Today, there are people who live on Elafonisos or its adjacent coast all year-round and have developed a lively culture on the island. Each year there are festivals and celebrations unique to the island, like its personal Independence Day on July 6th, the day the island officially became part of Greece. On December 12 is the celebration for the Saint Spyridon, who is honored as the savior of Elafonisos. A church dedicated to the saint sits on a pier out into the water next to the main port of the island. Directly next to the church is a small marina and the loading place for visitors and their vehicles. Around the port is the cozy main town of Elafonisos and long the water's edge you will find many traditional taverna restaurants and small cafes. The residences in town are at least half comprised of hotels and guest rooms. There is a small beach located here in town but the best beach on the island is on the opposite side of the mountain that stands in the center of Elafonisos

Simos Beach is the most popular attraction for visitors to the island. It is a sandy beach that feels super soft beneath your feet. Simos has two parts to it, the one side is a standard beach with a long and straight shore line, the other side has a peninsula that stretches out into the sea. At the far end of the beach, the peninsula is not very big and is mostly comprised of a tall hill. On either side of the narrow piece of land leading to this hill is the sandy beach. If you travel to Simos Beach, it is highly recommended to walk up the hill, as you will be gifted with the panoramic view of the landscape and unique beach. At the farthest end of the beach near the peninsula, the water stays shallow like a sandbar. This contributes to the water's crystal blue color as it shines off of the white sand. Both sides of this relatively large beach are organized and have beach chairs for rent along with a cantina.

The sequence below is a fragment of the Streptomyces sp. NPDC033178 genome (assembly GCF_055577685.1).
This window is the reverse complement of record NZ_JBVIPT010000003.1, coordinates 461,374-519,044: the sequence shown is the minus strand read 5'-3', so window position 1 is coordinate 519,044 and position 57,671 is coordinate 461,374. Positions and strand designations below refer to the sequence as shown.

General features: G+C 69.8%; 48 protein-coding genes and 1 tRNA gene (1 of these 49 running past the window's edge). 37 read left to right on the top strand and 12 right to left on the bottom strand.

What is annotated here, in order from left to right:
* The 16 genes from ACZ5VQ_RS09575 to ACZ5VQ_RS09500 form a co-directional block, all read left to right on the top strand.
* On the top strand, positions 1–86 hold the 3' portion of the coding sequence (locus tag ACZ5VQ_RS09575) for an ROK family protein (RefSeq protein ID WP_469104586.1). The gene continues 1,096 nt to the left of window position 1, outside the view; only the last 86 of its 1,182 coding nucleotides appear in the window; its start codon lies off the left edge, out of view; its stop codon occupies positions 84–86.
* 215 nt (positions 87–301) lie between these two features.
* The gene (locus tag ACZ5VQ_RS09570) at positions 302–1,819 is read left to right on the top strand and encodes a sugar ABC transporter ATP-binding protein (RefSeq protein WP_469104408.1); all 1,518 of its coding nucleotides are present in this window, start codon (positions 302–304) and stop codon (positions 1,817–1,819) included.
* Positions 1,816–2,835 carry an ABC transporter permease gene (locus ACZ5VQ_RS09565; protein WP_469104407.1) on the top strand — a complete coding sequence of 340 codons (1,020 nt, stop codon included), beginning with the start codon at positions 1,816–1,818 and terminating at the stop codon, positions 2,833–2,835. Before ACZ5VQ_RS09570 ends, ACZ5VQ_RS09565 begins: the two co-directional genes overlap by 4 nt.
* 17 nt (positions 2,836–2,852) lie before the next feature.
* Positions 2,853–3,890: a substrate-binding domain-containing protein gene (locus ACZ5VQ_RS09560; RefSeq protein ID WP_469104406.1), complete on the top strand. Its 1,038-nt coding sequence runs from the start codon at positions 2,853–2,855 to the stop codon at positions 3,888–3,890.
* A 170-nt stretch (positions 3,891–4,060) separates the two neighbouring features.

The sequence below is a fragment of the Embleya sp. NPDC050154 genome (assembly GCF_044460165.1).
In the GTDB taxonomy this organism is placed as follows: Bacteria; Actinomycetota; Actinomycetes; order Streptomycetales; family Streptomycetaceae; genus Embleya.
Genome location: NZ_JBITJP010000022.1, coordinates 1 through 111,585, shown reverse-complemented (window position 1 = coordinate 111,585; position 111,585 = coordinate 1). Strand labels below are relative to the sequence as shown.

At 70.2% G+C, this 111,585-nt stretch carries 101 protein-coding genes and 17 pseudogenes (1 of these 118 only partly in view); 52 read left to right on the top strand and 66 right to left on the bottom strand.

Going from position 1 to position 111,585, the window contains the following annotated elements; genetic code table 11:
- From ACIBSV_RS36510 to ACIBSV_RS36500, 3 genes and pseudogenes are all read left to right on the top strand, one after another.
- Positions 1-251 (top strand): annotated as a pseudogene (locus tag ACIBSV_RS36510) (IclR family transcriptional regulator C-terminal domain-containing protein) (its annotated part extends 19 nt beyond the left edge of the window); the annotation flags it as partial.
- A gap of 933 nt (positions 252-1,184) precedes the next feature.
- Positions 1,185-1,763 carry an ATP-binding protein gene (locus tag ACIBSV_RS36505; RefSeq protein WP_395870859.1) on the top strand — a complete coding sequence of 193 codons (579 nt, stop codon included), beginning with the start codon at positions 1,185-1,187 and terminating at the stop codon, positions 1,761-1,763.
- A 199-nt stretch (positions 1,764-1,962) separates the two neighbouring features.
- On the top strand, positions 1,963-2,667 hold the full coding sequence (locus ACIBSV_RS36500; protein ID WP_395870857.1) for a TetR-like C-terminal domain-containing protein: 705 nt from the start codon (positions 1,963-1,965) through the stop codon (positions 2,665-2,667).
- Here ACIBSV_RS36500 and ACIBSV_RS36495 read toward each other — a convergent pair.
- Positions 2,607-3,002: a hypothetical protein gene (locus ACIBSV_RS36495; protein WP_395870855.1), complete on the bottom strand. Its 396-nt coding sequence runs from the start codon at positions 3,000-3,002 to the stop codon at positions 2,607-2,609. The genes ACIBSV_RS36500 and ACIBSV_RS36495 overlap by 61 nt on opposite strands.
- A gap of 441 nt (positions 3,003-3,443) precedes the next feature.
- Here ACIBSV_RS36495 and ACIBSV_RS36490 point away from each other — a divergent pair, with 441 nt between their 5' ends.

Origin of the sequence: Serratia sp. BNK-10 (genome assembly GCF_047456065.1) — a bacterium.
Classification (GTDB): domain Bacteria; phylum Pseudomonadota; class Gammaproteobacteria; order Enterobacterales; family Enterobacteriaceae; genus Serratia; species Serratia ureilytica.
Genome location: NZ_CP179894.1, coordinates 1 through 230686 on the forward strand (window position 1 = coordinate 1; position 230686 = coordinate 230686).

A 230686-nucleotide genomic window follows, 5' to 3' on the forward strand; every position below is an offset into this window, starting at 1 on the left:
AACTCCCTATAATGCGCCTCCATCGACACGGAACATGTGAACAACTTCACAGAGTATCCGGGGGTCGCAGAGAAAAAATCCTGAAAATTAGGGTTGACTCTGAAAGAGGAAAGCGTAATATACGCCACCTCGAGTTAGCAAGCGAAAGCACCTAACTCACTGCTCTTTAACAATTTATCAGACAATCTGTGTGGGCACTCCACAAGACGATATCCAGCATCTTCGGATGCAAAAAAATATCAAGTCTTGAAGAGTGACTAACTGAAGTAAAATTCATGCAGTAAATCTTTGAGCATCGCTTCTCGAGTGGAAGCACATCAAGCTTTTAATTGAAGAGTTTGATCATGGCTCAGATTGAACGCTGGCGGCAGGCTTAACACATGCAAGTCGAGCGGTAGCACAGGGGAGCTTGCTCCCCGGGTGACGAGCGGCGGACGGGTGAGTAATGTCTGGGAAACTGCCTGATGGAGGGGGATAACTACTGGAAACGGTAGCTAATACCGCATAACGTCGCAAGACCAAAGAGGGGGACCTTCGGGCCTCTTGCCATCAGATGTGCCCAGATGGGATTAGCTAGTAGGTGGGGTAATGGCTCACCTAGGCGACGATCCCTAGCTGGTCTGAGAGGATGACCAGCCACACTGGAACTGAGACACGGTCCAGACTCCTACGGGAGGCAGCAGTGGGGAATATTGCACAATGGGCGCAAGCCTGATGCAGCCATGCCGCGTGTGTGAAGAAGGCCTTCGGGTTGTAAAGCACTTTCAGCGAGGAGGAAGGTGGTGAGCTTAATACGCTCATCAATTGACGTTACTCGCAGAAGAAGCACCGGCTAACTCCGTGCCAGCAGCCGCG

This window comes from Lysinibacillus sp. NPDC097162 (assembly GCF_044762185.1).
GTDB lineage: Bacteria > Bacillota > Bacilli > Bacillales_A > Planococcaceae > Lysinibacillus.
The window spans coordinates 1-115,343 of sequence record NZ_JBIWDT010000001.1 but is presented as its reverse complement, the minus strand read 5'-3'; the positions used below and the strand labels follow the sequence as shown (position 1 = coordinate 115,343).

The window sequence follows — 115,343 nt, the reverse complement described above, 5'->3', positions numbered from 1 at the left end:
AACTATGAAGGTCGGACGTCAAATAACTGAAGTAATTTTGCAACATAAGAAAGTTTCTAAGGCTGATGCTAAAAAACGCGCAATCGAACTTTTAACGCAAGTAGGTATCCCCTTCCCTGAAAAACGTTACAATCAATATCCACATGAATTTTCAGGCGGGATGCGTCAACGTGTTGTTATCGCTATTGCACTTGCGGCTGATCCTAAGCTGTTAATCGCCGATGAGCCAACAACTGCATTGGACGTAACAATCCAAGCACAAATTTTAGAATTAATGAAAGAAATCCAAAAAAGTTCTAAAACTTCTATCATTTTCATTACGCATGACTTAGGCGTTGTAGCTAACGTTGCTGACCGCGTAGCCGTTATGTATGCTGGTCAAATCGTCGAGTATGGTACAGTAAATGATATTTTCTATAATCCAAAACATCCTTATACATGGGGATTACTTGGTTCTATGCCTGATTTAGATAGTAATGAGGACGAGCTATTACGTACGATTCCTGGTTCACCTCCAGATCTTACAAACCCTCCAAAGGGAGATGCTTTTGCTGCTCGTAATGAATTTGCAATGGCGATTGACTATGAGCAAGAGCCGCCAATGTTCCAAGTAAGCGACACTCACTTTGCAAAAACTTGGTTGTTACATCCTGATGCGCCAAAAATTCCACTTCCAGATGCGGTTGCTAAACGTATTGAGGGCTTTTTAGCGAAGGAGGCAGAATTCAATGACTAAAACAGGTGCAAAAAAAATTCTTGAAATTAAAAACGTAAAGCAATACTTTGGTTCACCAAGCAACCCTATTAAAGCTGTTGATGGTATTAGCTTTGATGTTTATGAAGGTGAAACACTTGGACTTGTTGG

The National Herald

Elafonisos, the Earthquake Island.

Although Simos Beach is the most popular, there are other great swimming spots around the island. In the second most developed area of Elafonisos called Kato Nisi there is a small beach called Panagia Beach. This beach is perfect for sunset lovers who wish to end their day sitting by the waves. Across the water you can see three smaller land masses, just barely islands, probably formed as a result of the same natural effects that separated Elafonisos from the mainland in Laconia. Surrounding Panagia Beach is one taverna restaurant and a handful of villas or guesthouses. The area of Kato Nisi is home to a few small churches up on its hills. On the farthest end of the island is the beach Aglyftis, which has the small church of Agios Patapios built right there next to the water's edge.

Elafonisos may be one of the smaller islands in Greece's collection, but its history is diverse and dates back to the beginning of Ancient Greek civilization. Its proximity to the mainland makes it a quick ferry ride to the beach, but its separation by sea keeps it secluded still. There are no large bustling towns and shopping districts, but that is part of Elafonisos' charm! The sand is soft and the water is crystal clear. Elafonisos island is a must see along your travels in the Peloponnese.